Thursday, June 28, 2007

stating the obvious

I've been a little too busy to contribute much, and don't really have time to develop this idea just now, but I want to get it on the record before it happens.

The "subprime mortgage market," which is the popular term for the market in cmo's and cdo's - loans, that is, high-risk mortgages in particular -- that have been aggregated into pools, divided into units, and sold as securities to sophisticated investors, mostly hedge funds -- is having a bit of a comeuppance of the sort that is not only normal but healthy for any market in the throes of a buying frenzy.

But, since America is in the throes of an election cycle, and Wall Street has very deep pockets which political operators are oh so creative at picking, let's look for this to become this millenium's version of the "junk bond scandal" of the 1980's and 1990's. They'll pick a poster boy, they'll confiscate his money and send him to jail for a few years, they'll put a firm or two out of business, and get themselves elected in the process, on the pretext of saving you from those evil and greedy mad scientists of high finance.

That's what they did to Michael Milken. It works every time.
[edit 6/30/07: not 24 hours after this was posted, Bloomberg ran a story about the "subprime meltdown" that actually invoked the dreaded "D" word: Drexel, as in Drexel, Burnham, Lambert, the firm Michael Milken worked for that was bankrupted when then US Attorney Rudolph Giuliani set his sights on toppling the "junk bond king." I wish this stuff wasn't as predictable as wide ties and bell-bottoms coming back into fashion.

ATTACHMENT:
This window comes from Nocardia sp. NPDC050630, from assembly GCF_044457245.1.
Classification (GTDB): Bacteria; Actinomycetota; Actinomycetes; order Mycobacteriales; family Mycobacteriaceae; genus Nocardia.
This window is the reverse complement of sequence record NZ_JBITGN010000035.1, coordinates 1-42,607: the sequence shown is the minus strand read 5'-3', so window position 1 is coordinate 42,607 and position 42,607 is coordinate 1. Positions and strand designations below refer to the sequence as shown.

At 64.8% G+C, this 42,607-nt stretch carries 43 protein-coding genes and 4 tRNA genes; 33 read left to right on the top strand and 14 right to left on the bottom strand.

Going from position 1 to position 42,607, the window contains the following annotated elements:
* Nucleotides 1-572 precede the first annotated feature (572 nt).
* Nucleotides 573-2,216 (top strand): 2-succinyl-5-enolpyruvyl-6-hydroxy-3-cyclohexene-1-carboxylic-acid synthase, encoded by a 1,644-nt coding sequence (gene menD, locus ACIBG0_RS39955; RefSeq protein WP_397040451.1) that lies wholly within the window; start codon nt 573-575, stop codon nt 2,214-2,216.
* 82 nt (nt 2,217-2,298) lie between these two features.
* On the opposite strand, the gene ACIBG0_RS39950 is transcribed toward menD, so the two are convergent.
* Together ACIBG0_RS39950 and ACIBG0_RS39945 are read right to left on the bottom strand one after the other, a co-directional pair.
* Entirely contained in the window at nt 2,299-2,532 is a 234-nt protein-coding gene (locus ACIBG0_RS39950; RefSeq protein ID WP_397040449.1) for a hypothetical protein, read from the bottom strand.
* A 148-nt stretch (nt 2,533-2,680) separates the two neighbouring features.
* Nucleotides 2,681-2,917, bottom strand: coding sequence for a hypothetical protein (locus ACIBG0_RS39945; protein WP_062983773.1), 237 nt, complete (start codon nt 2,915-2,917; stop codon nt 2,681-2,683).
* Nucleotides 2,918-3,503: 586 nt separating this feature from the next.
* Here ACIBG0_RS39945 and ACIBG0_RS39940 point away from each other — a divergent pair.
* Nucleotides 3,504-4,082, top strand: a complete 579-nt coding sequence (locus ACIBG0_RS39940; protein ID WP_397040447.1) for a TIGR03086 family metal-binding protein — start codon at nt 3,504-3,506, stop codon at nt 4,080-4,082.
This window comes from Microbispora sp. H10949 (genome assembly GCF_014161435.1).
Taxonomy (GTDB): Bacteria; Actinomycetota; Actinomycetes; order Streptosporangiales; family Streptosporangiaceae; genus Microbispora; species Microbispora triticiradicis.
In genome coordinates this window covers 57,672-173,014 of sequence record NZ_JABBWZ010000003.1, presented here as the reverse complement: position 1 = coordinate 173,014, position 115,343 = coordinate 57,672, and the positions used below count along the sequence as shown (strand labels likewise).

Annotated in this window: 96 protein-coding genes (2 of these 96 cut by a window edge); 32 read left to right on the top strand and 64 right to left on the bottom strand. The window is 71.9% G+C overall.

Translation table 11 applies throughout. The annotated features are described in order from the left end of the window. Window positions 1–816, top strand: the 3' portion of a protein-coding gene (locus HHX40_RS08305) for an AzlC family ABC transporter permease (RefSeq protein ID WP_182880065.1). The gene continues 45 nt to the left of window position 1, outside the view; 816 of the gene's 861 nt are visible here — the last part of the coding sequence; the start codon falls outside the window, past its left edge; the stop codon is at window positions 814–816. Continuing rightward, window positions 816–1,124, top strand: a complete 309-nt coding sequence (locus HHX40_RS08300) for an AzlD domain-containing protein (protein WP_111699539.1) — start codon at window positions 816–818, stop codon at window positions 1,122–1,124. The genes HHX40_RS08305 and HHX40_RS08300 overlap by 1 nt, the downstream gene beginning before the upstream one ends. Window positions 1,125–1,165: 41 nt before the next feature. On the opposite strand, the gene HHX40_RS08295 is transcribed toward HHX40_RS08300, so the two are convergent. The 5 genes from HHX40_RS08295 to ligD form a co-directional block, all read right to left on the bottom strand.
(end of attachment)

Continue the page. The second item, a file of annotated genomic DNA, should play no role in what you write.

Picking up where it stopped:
Speaking of recurring fashion nightmares, wait 'til Elliot Spitzer sinks his teeth into this. He's known for stealing plays out of Giuliani's book. This one has all the makings. Because the investors, in this case hedge-funds, have no political capital, the created-victims are the "minorities" who were "victimized" by "predatory lending." That's when someone walks into a mortgage lender and fills out an application, while a lending officer holds a gun to his head and forces him to take out a loan and buy a house he really can't afford. Clearly a despicable crime worthy of the full force of the law.
Other "victims" will be, of course, all the widows, orphans, and pensioneers whose retirement plans were invested -- by professional money managers -- in such hedge funds. The fun is just beginning.]


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